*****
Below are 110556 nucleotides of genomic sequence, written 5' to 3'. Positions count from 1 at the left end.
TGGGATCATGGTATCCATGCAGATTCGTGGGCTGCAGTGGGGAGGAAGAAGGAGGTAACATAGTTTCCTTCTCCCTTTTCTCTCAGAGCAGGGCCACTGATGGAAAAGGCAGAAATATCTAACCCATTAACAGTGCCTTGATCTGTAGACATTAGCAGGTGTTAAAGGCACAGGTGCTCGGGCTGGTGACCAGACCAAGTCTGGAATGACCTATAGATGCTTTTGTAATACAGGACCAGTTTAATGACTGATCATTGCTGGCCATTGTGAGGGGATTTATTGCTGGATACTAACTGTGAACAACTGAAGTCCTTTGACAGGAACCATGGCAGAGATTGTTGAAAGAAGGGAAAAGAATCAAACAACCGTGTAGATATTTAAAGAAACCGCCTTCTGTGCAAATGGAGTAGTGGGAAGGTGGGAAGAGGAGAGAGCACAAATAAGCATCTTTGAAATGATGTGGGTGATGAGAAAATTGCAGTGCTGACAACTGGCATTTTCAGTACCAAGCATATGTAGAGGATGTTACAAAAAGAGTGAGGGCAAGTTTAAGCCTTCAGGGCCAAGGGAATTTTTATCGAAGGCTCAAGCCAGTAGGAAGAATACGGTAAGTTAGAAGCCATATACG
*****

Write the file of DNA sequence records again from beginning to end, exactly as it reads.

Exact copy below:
Below are 110556 nucleotides of genomic sequence, written 5' to 3'. Positions count from 1 at the left end.
TGGGATCATGGTATCCATGCAGATTCGTGGGCTGCAGTGGGGAGGAAGAAGGAGGTAACATAGTTTCCTTCTCCCTTTTCTCTCAGAGCAGGGCCACTGATGGAAAAGGCAGAAATATCTAACCCATTAACAGTGCCTTGATCTGTAGACATTAGCAGGTGTTAAAGGCACAGGTGCTCGGGCTGGTGACCAGACCAAGTCTGGAATGACCTATAGATGCTTTTGTAATACAGGACCAGTTTAATGACTGATCATTGCTGGCCATTGTGAGGGGATTTATTGCTGGATACTAACTGTGAACAACTGAAGTCCTTTGACAGGAACCATGGCAGAGATTGTTGAAAGAAGGGAAAAGAATCAAACAACCGTGTAGATATTTAAAGAAACCGCCTTCTGTGCAAATGGAGTAGTGGGAAGGTGGGAAGAGGAGAGAGCACAAATAAGCATCTTTGAAATGATGTGGGTGATGAGAAAATTGCAGTGCTGACAACTGGCATTTTCAGTACCAAGCATATGTAGAGGATGTTACAAAAAGAGTGAGGGCAAGTTTAAGCCTTCAGGGCCAAGGGAATTTTTATCGAAGGCTCAAGCCAGTAGGAAGAATACGGTAAGTTAGAAGCCATATACG